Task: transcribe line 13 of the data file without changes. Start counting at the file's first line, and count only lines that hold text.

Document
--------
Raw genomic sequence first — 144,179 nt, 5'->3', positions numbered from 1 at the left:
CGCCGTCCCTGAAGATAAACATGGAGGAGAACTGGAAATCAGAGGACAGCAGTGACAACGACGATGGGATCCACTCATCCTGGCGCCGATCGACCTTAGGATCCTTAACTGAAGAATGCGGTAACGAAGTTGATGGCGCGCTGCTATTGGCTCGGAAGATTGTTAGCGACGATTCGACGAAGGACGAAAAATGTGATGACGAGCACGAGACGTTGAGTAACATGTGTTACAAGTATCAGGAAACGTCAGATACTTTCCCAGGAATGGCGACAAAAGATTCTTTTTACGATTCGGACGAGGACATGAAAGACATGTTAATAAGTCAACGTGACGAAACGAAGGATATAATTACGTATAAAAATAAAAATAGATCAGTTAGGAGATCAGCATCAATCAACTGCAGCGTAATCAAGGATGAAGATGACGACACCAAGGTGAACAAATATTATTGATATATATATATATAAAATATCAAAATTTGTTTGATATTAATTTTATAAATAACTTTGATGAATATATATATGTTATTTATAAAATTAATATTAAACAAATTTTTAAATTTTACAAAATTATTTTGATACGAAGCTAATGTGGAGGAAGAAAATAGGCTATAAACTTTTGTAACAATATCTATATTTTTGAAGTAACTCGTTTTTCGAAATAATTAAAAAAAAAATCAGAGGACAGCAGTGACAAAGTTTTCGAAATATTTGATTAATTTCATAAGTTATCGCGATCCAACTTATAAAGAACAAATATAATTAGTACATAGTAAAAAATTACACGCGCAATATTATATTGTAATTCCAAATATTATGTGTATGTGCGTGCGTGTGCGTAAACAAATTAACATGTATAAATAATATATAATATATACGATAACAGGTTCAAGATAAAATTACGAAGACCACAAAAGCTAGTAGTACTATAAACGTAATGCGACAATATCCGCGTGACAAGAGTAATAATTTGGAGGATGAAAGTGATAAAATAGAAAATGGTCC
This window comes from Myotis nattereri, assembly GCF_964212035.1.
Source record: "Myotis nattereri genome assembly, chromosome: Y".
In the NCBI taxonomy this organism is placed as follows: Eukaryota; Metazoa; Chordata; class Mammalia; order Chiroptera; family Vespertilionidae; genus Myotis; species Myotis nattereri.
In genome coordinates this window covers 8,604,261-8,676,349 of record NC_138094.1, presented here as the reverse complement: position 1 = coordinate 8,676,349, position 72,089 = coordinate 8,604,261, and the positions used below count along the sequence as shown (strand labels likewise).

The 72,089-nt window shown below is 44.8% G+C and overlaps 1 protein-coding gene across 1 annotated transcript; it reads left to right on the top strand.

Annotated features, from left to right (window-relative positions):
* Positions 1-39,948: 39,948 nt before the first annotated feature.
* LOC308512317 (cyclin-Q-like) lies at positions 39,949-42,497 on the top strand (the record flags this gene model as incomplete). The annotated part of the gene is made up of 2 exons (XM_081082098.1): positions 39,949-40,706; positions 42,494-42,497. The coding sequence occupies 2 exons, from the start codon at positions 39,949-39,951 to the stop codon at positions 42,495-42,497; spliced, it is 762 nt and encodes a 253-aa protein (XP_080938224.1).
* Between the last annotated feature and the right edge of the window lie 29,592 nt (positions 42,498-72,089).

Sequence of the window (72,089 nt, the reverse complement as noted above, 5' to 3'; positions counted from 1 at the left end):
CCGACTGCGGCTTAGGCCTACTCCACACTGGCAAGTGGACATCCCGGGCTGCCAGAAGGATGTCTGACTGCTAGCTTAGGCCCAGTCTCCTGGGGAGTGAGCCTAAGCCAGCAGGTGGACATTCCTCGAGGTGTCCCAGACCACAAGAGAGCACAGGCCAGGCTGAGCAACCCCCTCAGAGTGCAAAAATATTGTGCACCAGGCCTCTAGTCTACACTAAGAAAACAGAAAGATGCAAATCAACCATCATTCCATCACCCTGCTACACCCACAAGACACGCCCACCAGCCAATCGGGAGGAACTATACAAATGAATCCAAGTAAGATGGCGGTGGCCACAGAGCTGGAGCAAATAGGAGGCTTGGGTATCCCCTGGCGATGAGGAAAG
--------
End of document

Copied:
CCGACTGCGGCTTAGGCCTACTCCACACTGGCAAGTGGACATCCCGGGCTGCCAGAAGGATGTCTGACTGCTAGCTTAGGCCCAGTCTCCTGGGGAGTGAGCCTAAGCCAGCAGGTGGACATTCCTCGAGGTGTCCCAGACCACAAGAGAGCACAGGCCAGGCTGAGCAACCCCCTCAGAGTGCAAAAATATTGTGCACCAGGCCTCTAGTCTACACTAAGAAAACAGAAAGATGCAAATCAACCATCATTCCATCACCCTGCTACACCCACAAGACACGCCCACCAGCCAATCGGGAGGAACTATACAAATGAATCCAAGTAAGATGGCGGTGGCCACAGAGCTGGAGCAAATAGGAGGCTTGGGTATCCCCTGGCGATGAGGAAAG